Although it’s fun discovering Boston by foot, the T can also save you time and energy when you’re looking to get around town. The user-friendly lines connect the city’s sights for a low per-ride price. While both are rechargeable and available at stations, buying the CharlieCard ($2.25) is more cost-effective than the CharlieTicket ($2.75). The CharlieCard also includes free transfers on local bus services.
Remember a poem, and you'll know the weather forecast. The flashing beacon atop the Old John Hancock Building (now known as the Berkeley Building) lights up based on the weather: “steady blue, clear view; flashing blue, clouds due; steady red, rain ahead; flashing red, snow instead” (except in summer, when flashing red means the Red Sox game has been cancelled due to weather).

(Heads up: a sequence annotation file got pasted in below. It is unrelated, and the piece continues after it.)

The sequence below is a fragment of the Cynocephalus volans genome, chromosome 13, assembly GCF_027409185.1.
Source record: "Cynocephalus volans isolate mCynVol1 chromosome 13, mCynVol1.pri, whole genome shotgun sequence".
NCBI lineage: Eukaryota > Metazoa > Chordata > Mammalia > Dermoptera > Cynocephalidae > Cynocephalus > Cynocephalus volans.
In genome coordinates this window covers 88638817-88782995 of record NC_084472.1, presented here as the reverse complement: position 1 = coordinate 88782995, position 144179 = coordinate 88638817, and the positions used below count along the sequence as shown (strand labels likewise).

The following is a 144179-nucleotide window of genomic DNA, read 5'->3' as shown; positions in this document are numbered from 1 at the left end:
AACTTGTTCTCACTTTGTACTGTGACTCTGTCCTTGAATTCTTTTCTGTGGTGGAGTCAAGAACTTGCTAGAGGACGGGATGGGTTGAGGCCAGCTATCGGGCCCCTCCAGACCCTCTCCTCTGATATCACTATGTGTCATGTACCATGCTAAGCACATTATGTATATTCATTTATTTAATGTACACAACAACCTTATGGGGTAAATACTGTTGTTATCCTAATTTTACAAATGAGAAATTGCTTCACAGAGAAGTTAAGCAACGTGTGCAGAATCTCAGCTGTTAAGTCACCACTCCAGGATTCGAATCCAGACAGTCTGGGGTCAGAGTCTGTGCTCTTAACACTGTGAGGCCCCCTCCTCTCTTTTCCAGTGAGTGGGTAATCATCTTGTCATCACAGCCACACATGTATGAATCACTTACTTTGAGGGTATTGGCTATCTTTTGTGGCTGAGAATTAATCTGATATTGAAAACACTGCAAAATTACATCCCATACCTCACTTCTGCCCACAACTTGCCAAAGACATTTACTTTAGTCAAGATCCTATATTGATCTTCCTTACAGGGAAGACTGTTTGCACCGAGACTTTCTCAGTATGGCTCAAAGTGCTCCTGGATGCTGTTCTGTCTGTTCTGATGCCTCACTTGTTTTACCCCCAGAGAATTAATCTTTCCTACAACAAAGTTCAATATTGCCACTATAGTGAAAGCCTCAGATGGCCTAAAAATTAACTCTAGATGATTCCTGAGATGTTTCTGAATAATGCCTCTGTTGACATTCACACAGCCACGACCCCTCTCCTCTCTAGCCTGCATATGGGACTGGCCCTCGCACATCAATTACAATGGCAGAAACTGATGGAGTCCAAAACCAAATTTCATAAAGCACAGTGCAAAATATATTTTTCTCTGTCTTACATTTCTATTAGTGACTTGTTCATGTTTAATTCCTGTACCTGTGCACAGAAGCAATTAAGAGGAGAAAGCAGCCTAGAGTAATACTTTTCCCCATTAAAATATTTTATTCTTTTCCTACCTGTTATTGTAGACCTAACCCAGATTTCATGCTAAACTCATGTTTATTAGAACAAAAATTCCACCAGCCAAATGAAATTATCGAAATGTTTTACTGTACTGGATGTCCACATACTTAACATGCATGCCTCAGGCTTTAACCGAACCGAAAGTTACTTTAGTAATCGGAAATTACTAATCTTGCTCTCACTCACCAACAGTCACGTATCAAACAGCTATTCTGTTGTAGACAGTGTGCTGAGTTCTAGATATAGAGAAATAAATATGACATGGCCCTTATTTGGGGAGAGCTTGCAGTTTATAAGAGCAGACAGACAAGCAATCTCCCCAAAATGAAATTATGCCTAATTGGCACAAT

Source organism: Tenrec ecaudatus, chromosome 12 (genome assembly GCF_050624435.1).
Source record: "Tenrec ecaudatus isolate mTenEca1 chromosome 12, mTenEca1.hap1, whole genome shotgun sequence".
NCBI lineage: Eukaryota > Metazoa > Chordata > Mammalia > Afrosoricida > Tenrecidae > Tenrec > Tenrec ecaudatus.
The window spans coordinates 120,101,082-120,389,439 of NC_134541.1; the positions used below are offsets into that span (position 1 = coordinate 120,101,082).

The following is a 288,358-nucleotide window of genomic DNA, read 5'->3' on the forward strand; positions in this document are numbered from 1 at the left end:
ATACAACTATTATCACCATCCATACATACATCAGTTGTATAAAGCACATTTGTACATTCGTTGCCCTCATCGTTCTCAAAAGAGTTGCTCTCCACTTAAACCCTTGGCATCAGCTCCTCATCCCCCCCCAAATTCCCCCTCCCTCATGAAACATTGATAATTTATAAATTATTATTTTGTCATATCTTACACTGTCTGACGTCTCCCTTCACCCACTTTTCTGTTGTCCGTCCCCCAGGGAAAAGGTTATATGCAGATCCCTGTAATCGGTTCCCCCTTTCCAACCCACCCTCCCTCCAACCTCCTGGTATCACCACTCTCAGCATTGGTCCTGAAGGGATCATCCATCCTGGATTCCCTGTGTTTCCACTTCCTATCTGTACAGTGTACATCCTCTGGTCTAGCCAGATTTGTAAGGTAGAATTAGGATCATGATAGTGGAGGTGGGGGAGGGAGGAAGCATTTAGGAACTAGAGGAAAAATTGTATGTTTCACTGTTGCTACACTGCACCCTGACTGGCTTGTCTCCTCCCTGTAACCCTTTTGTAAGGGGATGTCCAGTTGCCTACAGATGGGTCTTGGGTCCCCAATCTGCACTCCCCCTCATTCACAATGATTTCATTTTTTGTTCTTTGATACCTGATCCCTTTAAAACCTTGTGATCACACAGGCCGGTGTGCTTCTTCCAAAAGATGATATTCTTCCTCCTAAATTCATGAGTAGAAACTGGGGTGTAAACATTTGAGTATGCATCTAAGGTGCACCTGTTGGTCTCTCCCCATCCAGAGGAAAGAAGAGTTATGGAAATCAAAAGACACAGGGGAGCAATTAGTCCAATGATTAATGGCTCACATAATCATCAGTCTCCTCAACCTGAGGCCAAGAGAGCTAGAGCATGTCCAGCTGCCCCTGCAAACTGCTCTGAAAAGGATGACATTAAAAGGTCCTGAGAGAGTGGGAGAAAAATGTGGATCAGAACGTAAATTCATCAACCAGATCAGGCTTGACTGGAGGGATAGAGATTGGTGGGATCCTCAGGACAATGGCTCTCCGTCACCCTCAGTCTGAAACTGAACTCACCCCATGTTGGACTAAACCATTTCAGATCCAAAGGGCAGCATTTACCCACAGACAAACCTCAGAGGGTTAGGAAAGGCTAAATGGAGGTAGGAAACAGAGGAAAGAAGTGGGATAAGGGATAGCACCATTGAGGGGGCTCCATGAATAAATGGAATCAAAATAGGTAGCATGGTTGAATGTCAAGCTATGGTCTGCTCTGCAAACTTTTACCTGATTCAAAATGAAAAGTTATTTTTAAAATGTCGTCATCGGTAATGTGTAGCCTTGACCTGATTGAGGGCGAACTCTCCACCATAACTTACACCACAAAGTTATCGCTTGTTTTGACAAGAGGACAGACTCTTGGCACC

Fashionistas should let loose and splurge during their next trip to Boston: in Massachusetts, there’s no sales tax on clothing priced below $175. Foodies tempted by treats at Boston supermarkets also shouldn’t hesitate to spend, as food in grocery stores is tax-free, too.
There’s a reason why New York, and not Boston, is ‘The City that Never Sleeps.’ The majority of Boston’s bars and clubs close by 2am, and some as early as 1am. If you plan on hitting the town, do so early (though if you’re battling jetlag, that won’t be too tricky a proposition).
When the weather’s beautiful, you can also explore Beantown on two wheels, thanks to the city’s bike sharing programme, The Hubway. With four rental options (annual membership goes for $85, monthly membership is $20, a 72-hour pass is $12, and a 24-hour pass is just $6), it caters to both locals and out-of-towners. Best of all: once you’ve made that down payment, a 30-minute ride is free; after that you’re charged per half hour.